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THE WEEK (April 20-26)
Herm Weiskopf
May 05, 1980
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May 05, 1980

The Week (april 20-26)

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The Giants often were having trouble merely coping. Case No. 1: with two outs, Pitcher Bob Knepper fielded a grounder and, in trying to start an unneeded double play, threw the ball past Shortstop Johnnie LeMaster. Case No. 2: Rightfielder Jack Clark headed for the dugout after catching a fly for what he thought was the third out, but which actually was only the second. Case No. 3: Clark dug in at the plate in anticipation of the next pitch, not realizing that the previous delivery was ball four. Case No. 4: First Baseman Mike Ivie rolled the ball toward the mound after what he thought was the third out—it was the second—and allowed a run to score. At other times the Giants (3-4) were alert, John Montefusco ending a string of 35 incomplete games by beating San Diego 5-1 and Knepper defeating Cincinnati 3-1.

San Diego relievers had trouble protecting leads. Three times they blew late advantages as the Padres (0-6) collapsed.

Angered by Atlanta's dismal start, owner Ted Turner ordered the benching of slumping Gary Matthews, asked players with no-trade clauses in their contracts to waive such clauses, threatened a wholesale call-up of his Savannah farm team and banned food from the clubhouse. He also decided to send the Braves' most notable player, young slugger Bob Horner, who was hitting .059, to the minors, but Horner refused to go. So while Horner waited around Atlanta, asking to be traded and risking being put on the disqualified list, his replacement at third base, Larvell Blanks, started the Braves (4-2) off on a streak of four one-run wins with a 10th-inning homer that beat the Padres 3-2. Keeping Atlanta rolling were two game-winning hits by Chris Chambliss and one by Brian Asselstine.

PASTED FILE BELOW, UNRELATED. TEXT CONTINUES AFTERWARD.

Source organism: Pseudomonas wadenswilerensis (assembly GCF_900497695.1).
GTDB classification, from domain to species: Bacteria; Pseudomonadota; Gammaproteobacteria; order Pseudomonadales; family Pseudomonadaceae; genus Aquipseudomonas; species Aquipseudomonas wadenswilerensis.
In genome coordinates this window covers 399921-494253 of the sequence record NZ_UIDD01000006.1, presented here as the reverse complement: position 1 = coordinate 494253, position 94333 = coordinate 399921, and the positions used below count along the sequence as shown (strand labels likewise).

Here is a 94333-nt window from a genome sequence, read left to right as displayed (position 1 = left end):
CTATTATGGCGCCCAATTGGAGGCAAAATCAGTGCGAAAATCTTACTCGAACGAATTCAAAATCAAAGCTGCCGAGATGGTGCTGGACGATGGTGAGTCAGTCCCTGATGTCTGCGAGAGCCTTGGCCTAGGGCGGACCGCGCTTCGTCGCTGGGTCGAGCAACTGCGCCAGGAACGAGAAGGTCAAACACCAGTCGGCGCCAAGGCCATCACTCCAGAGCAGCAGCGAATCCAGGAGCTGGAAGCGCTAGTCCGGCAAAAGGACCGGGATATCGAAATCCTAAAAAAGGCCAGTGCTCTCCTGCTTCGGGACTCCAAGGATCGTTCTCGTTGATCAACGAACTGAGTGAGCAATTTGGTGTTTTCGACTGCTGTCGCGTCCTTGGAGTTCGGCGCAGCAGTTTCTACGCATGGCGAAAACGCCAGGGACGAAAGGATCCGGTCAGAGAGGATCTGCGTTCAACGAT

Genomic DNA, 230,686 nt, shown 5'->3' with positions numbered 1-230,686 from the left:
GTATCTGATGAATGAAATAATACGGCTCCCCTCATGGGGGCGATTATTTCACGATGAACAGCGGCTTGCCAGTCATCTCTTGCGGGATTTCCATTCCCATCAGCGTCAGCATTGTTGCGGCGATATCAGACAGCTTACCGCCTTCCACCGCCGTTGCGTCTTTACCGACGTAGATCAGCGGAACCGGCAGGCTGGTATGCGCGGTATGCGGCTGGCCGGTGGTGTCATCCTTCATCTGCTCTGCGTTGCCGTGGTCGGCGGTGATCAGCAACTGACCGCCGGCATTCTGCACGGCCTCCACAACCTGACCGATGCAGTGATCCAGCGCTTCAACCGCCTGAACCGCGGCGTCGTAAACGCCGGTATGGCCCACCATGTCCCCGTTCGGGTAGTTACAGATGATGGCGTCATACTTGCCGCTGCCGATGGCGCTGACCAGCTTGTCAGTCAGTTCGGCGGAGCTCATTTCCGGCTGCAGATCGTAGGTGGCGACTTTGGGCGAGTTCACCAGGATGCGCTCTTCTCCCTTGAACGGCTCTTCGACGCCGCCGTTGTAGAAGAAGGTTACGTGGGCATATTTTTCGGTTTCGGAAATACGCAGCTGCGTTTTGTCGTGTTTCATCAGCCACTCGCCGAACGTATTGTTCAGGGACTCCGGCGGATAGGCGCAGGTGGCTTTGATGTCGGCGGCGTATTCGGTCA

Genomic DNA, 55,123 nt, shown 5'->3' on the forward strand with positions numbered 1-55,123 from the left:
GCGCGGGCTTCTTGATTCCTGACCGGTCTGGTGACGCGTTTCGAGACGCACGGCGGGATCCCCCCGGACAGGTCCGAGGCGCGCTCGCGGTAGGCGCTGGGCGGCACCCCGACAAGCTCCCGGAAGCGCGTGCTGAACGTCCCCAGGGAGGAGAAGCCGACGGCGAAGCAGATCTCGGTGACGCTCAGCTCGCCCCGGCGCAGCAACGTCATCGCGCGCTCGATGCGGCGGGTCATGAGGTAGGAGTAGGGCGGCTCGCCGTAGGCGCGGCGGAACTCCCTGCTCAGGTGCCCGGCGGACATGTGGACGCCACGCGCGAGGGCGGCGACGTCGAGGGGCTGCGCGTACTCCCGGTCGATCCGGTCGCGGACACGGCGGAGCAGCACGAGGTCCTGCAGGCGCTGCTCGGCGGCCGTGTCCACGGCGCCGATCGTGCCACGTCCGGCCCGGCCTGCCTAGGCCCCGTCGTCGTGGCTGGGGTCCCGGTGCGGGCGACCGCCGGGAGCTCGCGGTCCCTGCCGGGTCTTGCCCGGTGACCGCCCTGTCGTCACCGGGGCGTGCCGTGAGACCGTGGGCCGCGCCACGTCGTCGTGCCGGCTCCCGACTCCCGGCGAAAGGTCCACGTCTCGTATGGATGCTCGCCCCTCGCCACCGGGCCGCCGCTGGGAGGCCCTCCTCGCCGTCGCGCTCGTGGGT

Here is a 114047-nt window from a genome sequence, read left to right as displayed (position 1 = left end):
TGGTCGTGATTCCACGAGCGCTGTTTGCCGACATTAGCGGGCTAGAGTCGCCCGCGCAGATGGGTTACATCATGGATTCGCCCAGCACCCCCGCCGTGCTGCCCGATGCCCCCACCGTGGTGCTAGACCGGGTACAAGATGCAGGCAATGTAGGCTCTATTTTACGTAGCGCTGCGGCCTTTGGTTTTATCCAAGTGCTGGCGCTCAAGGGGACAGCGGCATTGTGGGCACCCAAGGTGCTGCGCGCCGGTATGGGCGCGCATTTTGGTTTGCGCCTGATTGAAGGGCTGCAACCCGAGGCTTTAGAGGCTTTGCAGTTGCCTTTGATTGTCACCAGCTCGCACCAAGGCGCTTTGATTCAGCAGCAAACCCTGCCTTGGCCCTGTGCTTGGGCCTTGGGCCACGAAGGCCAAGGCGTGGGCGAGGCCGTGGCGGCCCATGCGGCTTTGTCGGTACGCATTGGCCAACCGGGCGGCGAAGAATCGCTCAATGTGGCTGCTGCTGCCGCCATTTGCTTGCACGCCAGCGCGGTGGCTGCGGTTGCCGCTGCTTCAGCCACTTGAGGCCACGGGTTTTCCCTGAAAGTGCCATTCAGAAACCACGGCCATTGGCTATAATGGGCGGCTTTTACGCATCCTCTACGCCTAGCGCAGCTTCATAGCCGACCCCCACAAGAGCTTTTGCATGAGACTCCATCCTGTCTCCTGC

CIN 12-4 HOUS 10-5 LA 10-7 SD 6-10 SF 6-11 ATL 5-10


They're called the "No Names," but last week the White Sox (5-1) battered clubs loaded with big names—the Orioles, Red Sox and Yankees—to move into first place. Britt Burns, 20, combined with Mike Proly for a 2-0 win in Boston, the first shutout there by Chicago since 1973. Reliever Ed Farmer, an oldtimer among the Sox at 30, had two saves and a victory, Steve (Rainbow) Trout, 22, stranded 10 Yanks during a 6-0 win, and Rich Dotson, 21, fanned nine Red Sox in six innings while defeating Boston 9-3. Among the big hitters—Chicago batted .372—were Harold Baines, 21, who had three doubles and a single as Baltimore was beaten 9-6, Mike Squires, 28, and Bob Molinaro, 29. When Chicago came from behind twice to defeat New York 8-7, it was Squires who put the White Sox ahead briefly with a single in the 10th and permanently with a suicide squeeze in the 12th. As for Molinaro, he had a two-run pinch homer in that game and batted .500.

Also surprising was Oakland (4-3), which ran its winning streak to seven games. The A's accomplished this by sweeping a 6-1, 8-2 doubleheader from the Angels behind the pitching of Matt Keough and Steve McCatty, and by beating the Mariners 4-2 on Jeff Newman's two-run double in the ninth.

Oakland lost twice to the Twins (4-1) as its Manager Billy Martin was pelted with marshmallows—a reminder of the day last fall when he punched out a salesman of same in Minnesota and got himself fired by the Yankees. Seven home runs helped the Twins to their best week thus far. Seattle (1-5) had its worst week, its only win coming when Bill Stein hit a two-run homer in the eighth to beat Oakland 5-4.

"What we need is to put together a complete game and some timely hitting," said California's Don Baylor. The Angels (3-3), who were hitting .186 for the season at the time, promptly ended a five-game skid by drubbing the Twins 17-0 on 17 hits as Bruce Kison gave up only one. He came within two outs of a no-hitter before Ken Landreaux doubled.

After his average had tumbled to .209, 1976 batting champ and 1979 runner-up George Brett of Kansas City (4-2) viewed films of himself when he was hitting well. Teammate Jamie Quirk, who also watched the movies, noticed that Brett used to hold his bat straighter, which George did the next night. Result: three hits, four RBIs and a 7-4 win over Toronto. Larry Gura, who had been shelled earlier in the week, also straightened himself out, beating Baltimore 7-0.

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